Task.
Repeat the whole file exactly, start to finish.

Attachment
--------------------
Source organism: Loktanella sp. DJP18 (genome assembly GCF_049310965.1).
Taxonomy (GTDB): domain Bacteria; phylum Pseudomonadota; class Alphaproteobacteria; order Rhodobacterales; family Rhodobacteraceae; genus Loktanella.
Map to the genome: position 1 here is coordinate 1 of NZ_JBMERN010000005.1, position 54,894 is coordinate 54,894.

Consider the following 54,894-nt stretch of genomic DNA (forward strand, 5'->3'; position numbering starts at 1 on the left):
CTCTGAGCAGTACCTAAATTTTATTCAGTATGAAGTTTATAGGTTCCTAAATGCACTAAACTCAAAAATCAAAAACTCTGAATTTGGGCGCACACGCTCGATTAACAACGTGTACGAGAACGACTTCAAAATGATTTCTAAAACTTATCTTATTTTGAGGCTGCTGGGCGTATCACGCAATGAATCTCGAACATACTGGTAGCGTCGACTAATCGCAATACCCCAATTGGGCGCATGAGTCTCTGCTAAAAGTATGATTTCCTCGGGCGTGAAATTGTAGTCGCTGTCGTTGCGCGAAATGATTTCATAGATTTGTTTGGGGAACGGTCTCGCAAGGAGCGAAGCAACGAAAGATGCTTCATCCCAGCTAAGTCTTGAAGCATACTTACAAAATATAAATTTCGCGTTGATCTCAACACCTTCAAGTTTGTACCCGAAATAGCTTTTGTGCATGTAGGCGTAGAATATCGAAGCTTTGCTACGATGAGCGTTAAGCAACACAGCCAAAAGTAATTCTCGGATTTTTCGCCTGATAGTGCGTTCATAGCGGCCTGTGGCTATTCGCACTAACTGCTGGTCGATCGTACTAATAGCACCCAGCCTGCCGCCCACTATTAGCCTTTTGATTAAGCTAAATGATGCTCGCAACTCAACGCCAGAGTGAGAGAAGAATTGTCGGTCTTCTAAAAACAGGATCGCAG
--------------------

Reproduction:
Source organism: Loktanella sp. DJP18 (genome assembly GCF_049310965.1).
Taxonomy (GTDB): domain Bacteria; phylum Pseudomonadota; class Alphaproteobacteria; order Rhodobacterales; family Rhodobacteraceae; genus Loktanella.
Map to the genome: position 1 here is coordinate 1 of NZ_JBMERN010000005.1, position 54,894 is coordinate 54,894.

Consider the following 54,894-nt stretch of genomic DNA (forward strand, 5'->3'; position numbering starts at 1 on the left):
CTCTGAGCAGTACCTAAATTTTATTCAGTATGAAGTTTATAGGTTCCTAAATGCACTAAACTCAAAAATCAAAAACTCTGAATTTGGGCGCACACGCTCGATTAACAACGTGTACGAGAACGACTTCAAAATGATTTCTAAAACTTATCTTATTTTGAGGCTGCTGGGCGTATCACGCAATGAATCTCGAACATACTGGTAGCGTCGACTAATCGCAATACCCCAATTGGGCGCATGAGTCTCTGCTAAAAGTATGATTTCCTCGGGCGTGAAATTGTAGTCGCTGTCGTTGCGCGAAATGATTTCATAGATTTGTTTGGGGAACGGTCTCGCAAGGAGCGAAGCAACGAAAGATGCTTCATCCCAGCTAAGTCTTGAAGCATACTTACAAAATATAAATTTCGCGTTGATCTCAACACCTTCAAGTTTGTACCCGAAATAGCTTTTGTGCATGTAGGCGTAGAATATCGAAGCTTTGCTACGATGAGCGTTAAGCAACACAGCCAAAAGTAATTCTCGGATTTTTCGCCTGATAGTGCGTTCATAGCGGCCTGTGGCTATTCGCACTAACTGCTGGTCGATCGTACTAATAGCACCCAGCCTGCCGCCCACTATTAGCCTTTTGATTAAGCTAAATGATGCTCGCAACTCAACGCCAGAGTGAGAGAAGAATTGTCGGTCTTCTAAAAACAGGATCGCAG